We learn here that, to receive God’s approval and experience God’s presence, power and good success, obedience and submission to Him and His Word are extremely important.

In our Christian journey in life we desire true Christian spirituality and the benefits from it. Indeed, we are “to hold on to the truth in love, growing in every way more and more like Christ” (Ephesians 4:15 NLT). But our day-to-day experiences are not neutral.

And so we should be intentional about becoming more and more like Christ on a day-to-day basis. The Bible instructs us: “Don’t copy the behaviour and customs of this world, but let God transform you into a new person by changing the way you think.

Then you will learn to know God’s will for you, which is good and pleasing and perfect” (Romans 12:2 NLT).
When we carefully think and meditate on the Romans 12:1&2 Bible text, we may pick what a real enemy is to our “growing in every way more and more like Christ’.

What do we say of the bane of yielding to temptations now and again? What is the real enemy here to our gaining victory over this or that sin and not yielding to it? The Bible gives us some clues including the following: “Let no one say when he is tempted, “I am being tempted by God,” for God cannot be tempted with evil, and he himself tempts no one. But each person is tempted when he is lured and enticed by his own desire. Then desire when it has conceived gives birth to sin, and sin when it is fully grown brings forth death” (James 1:13-15 ESV). Who is the real enemy in this Bible text?

In times of temptations and challenges, we are to keep hope alive and trust in God’s provision to pull through positively: “No temptation has overtaken you that is not common to man. God is faithful, and he will not let you be tempted beyond your ability, but with the temptation he will also provide the way of escape, that you may be able to endure it” (1 Corinthians 10:13 ESV).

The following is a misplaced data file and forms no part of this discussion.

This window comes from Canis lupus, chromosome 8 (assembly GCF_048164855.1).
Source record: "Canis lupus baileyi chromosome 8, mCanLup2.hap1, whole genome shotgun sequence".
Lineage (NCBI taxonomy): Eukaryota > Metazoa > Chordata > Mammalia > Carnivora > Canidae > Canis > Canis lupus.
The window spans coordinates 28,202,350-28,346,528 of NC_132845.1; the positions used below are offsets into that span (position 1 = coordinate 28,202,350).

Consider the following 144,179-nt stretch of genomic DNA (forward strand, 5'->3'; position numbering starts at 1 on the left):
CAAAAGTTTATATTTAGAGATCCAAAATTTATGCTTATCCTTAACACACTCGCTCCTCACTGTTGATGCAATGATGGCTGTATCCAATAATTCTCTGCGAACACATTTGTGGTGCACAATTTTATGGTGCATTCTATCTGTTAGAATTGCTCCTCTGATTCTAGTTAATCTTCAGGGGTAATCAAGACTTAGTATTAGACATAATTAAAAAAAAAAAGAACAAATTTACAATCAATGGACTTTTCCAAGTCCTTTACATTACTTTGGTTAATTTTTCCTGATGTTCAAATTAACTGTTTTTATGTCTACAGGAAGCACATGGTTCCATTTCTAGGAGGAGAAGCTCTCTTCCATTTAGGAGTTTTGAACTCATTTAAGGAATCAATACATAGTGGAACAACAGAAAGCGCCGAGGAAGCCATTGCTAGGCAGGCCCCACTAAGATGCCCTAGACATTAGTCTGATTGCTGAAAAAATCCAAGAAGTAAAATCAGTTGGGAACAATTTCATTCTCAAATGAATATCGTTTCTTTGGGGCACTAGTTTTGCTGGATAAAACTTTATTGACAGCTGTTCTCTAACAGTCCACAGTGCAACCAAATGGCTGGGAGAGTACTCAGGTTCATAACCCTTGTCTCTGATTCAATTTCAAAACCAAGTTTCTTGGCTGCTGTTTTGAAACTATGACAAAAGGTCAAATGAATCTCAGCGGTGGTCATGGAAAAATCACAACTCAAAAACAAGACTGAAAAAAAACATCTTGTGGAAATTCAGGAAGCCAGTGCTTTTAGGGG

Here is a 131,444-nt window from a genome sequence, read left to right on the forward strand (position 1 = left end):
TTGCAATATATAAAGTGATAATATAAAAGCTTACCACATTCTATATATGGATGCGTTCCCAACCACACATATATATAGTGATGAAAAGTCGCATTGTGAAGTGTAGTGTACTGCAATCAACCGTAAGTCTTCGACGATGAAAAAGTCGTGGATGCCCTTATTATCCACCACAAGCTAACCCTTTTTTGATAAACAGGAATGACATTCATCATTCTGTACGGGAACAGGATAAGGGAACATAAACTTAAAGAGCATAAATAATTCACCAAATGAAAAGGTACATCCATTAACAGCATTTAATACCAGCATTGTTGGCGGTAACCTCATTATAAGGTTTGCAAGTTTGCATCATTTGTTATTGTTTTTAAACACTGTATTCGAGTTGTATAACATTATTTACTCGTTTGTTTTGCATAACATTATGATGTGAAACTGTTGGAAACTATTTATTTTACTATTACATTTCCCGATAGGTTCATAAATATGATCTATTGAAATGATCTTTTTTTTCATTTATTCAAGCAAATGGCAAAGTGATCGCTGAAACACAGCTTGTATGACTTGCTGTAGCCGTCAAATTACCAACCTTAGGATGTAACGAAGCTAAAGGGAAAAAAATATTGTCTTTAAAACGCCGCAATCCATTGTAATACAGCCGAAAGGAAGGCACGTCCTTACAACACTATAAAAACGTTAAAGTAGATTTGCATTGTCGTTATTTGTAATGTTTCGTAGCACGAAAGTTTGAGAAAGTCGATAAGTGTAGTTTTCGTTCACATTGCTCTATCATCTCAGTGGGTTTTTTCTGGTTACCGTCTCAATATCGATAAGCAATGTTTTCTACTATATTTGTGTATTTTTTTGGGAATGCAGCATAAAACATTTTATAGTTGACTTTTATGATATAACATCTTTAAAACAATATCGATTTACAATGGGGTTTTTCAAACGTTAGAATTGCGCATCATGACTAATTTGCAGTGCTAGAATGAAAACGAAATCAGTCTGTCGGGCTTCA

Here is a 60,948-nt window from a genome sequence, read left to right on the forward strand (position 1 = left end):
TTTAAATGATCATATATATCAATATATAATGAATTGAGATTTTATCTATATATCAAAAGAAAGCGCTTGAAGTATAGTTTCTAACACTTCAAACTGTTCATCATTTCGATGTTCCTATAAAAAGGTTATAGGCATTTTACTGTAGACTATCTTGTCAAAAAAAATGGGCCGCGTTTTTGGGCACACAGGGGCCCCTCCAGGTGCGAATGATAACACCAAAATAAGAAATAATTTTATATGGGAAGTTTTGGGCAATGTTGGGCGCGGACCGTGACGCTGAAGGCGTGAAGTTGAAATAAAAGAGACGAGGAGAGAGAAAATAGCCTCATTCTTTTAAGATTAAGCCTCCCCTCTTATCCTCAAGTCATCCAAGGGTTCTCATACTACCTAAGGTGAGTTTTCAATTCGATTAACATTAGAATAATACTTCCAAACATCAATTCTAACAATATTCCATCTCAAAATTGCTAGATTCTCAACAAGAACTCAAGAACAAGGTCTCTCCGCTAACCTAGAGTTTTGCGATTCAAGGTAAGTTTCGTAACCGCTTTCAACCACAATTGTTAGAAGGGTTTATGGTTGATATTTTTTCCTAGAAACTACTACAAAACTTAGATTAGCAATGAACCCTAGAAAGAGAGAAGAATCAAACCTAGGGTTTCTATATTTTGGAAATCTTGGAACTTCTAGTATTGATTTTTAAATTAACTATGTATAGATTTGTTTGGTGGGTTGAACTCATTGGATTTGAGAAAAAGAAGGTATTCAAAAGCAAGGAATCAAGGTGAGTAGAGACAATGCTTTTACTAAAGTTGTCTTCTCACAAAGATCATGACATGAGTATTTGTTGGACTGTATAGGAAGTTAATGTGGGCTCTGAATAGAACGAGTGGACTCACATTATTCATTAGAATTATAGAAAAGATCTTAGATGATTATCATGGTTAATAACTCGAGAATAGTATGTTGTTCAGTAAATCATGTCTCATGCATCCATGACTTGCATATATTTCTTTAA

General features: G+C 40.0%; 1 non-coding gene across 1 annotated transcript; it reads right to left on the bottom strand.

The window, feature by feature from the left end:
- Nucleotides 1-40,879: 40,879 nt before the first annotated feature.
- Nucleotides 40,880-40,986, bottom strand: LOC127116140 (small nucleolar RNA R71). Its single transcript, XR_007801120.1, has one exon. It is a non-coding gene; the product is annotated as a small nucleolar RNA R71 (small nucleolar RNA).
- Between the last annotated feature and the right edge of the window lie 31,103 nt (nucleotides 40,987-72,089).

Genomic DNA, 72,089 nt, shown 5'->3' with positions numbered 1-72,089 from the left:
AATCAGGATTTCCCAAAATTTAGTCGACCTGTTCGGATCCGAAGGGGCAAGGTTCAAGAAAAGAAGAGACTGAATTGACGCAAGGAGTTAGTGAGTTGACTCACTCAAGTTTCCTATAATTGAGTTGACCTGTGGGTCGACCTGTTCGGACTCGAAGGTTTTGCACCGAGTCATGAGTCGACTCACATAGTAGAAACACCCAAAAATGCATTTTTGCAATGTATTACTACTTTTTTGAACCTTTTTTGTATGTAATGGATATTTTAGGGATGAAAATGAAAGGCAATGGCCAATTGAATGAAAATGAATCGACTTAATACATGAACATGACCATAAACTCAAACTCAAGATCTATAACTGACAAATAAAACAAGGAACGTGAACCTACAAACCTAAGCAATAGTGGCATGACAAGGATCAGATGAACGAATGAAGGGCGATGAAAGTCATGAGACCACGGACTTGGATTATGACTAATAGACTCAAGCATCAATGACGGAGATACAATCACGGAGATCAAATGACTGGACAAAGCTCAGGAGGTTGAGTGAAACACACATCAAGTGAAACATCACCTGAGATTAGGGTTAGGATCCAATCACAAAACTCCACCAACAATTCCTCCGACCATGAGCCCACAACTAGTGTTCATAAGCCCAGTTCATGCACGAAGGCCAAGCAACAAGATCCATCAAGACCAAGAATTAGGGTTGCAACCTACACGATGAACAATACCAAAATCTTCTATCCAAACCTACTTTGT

The truth is that we encounter conflict or spiritual warfare in every area of our human endeavour. This is inevitable. And the Apostle Paul teaches on how we can manage to live a victorious Christian life through it all: “Be strong in the Lord and in his mighty power. Put on all of God’s armour so that you will be able to stand firm against all strategies of the devil. For we are not fighting against flesh-and-blood enemies, but against evil rulers and authorities of the unseen world, against mighty powers in this dark world, and against evil spirits in the heavenly places” (Ephesians 6:10-12 NLT).

Yes, spiritual conflict or spiritual warfare will come in our life and work and even when we are doing our best to serve Christ and His Kingdom: “Therefore, put on every piece of God’s armor so you will be able to resist the enemy in the time of evil. Then after the battle you will still be standing firm” (Ephesians 6:13 NLT).

There is that real enemy! And the Apostle Peter instructs us: “Be sober-minded; be watchful. Your adversary the devil prowls around like a roaring lion, seeking someone to devour. Resist him, firm in your faith” (1 Peter 5:8&9a).
The Lord Jesus is our supreme example of how to resist the enemy and see him flee and turn away from us (see Matthew 4:1-11).

In our consistent obedience to Christ and in the power of Christ we overcome the real enemy.

The author is a consultant in authentic Christian Spirituality and Discipleship and former CEO of Scripture Union.